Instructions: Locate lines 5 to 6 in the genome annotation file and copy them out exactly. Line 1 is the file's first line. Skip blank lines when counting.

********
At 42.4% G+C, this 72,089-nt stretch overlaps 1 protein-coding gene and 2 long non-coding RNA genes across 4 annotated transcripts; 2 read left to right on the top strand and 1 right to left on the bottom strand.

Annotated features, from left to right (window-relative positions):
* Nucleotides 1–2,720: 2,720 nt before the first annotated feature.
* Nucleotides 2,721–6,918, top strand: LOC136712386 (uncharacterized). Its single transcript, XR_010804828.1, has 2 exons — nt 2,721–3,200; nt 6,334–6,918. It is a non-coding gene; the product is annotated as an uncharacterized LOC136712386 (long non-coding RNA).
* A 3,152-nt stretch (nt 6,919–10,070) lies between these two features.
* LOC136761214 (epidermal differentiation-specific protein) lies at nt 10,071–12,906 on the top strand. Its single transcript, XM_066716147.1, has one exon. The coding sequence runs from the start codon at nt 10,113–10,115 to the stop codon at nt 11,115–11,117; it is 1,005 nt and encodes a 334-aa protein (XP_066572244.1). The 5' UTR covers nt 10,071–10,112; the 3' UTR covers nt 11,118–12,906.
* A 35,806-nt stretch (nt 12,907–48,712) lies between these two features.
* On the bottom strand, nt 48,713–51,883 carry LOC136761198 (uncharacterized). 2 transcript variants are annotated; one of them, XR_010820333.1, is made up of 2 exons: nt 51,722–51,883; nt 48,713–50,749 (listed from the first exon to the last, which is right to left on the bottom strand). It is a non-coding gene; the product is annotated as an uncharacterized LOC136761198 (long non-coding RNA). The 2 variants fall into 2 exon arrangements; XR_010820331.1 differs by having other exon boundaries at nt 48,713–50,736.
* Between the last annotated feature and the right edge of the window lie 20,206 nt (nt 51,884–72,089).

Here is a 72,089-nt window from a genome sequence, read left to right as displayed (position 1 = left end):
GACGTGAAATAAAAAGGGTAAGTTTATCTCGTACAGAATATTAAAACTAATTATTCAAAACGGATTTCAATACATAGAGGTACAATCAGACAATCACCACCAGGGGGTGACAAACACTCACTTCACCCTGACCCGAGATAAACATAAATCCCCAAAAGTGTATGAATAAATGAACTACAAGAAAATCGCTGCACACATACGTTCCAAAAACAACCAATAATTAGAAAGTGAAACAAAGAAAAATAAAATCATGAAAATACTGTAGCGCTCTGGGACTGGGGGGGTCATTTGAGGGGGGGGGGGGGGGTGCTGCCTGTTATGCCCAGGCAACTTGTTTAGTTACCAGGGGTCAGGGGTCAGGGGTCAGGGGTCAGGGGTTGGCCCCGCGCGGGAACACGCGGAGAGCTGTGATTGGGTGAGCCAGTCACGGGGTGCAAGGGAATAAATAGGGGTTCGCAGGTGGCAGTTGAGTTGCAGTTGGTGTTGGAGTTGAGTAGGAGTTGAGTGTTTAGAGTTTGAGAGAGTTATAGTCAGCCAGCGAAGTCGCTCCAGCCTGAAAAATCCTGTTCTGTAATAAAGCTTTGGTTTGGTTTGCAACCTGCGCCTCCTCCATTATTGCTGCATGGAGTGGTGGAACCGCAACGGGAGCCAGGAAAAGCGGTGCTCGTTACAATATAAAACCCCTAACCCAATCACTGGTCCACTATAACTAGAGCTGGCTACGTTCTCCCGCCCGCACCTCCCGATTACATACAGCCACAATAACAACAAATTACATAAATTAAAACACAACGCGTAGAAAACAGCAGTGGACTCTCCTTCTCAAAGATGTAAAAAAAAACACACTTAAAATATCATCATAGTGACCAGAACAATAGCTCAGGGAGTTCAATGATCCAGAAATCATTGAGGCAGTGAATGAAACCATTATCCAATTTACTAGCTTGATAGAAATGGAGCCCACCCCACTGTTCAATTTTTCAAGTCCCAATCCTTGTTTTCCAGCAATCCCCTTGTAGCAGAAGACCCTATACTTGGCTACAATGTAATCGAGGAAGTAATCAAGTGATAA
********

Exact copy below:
* A 3,152-nt stretch (nt 6,919–10,070) lies between these two features.
* LOC136761214 (epidermal differentiation-specific protein) lies at nt 10,071–12,906 on the top strand. Its single transcript, XM_066716147.1, has one exon. The coding sequence runs from the start codon at nt 10,113–10,115 to the stop codon at nt 11,115–11,117; it is 1,005 nt and encodes a 334-aa protein (XP_066572244.1). The 5' UTR covers nt 10,071–10,112; the 3' UTR covers nt 11,118–12,906.